Recovering From a Surgery: 5 Ways to Be Back On Your Feet In No Time

Sep 7, 2013 by

A trip to the hospital is something most people try to avoid, but at any time a routine visit to the doctor can put things into a different perspective. Unexpectedly there can be a medical diagnosis and a date for surgery. Here are five ways to recover quicker from inpatient surgery.

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Movement and Exercise

Once anesthesia has worn off and the patient is able, sitting up and standing is encouraged. Walking as well as other movement, such as turning from side to side in bed, begins the healing process. This mild exercise is beneficial and helps avoid complications as long as the patient follows the surgeon’s orders.

Keep Pain at Bay

Pain after a surgical procedure is normal and should subside over the first few days. Medication is likely to be prescribed to manage discomfort, allowing the body to rest and heal. Some patients find guided imagery and meditation helpful. Studies have shown that these therapies accelerate healing and reduce pain. The management of pain will enable the body to bounce back quicker.

Listen to Music

Music has positive effects on hospital patients. A soothing song can reduce stress and promote the release of endorphins, the body’s natural pain reliever. Patients who use music after a surgical procedure find they have lower post operative pain. As a result, some medications and their undesired side effects can either be cut or eliminated.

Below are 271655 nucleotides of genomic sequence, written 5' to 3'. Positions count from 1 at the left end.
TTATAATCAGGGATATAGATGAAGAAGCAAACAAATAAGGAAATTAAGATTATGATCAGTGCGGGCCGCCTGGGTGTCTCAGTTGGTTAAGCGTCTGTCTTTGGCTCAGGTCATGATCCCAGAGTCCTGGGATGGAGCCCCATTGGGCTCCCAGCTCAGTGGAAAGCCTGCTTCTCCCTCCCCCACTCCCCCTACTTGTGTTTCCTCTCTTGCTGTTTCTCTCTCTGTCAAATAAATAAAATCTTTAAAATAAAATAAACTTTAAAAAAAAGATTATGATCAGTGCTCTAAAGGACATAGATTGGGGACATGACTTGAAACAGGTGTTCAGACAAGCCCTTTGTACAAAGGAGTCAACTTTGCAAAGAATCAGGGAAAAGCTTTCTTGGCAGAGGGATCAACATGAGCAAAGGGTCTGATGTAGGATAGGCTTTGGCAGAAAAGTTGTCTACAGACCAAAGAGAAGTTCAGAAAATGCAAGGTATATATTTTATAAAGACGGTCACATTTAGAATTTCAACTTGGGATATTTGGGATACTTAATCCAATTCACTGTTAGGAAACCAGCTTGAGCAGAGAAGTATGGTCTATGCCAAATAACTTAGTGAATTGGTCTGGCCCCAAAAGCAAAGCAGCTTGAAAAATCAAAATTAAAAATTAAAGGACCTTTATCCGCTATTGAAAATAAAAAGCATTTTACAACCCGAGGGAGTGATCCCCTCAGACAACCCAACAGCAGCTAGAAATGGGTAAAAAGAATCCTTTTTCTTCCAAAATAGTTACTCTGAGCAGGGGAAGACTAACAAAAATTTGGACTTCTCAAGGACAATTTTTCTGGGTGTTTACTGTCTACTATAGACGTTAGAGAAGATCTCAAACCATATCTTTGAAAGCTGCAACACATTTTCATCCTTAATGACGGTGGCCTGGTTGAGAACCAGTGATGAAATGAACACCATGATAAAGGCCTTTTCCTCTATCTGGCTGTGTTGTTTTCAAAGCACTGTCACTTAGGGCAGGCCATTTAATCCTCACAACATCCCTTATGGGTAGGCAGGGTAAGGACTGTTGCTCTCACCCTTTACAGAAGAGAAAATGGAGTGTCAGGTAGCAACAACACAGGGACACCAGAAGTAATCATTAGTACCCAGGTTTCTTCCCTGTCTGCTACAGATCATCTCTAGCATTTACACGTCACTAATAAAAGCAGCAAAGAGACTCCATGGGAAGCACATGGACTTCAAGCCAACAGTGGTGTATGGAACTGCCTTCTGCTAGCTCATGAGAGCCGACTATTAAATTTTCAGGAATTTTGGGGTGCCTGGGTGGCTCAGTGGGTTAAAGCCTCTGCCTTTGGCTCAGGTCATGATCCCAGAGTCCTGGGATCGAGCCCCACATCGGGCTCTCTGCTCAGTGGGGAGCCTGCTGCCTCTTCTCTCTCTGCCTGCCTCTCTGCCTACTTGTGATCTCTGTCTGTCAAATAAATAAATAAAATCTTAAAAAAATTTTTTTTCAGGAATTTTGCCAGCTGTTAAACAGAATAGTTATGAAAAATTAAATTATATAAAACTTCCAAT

Give Up Smoking

Smoking is harmful to the patient, especially following a major surgery such as repair of an aorta aneurysm. Smokers are more likely to have lung problems post surgery and are susceptible to constriction of the coronary arteries. With less blood reaching the heart, the patient is at risk during the healing process. A vital part of recovery means giving up smoking.

Eat a Balanced Diet

The doctor may have an eating and exercise plan for the patient to take home. A diet that limits salt and cholesterol is included in instructions given to patients released from the NYU aorta aneurysm surgery center in New York City. Doctors here instruct patients to keep hearts healthy by keeping track of weight and eating nutritiously, even if appetite has not yet returned to normal.

At home it is important to follow body signals and work toward a gradual return to normal activities. Know when to contact the surgeon should complications arise.

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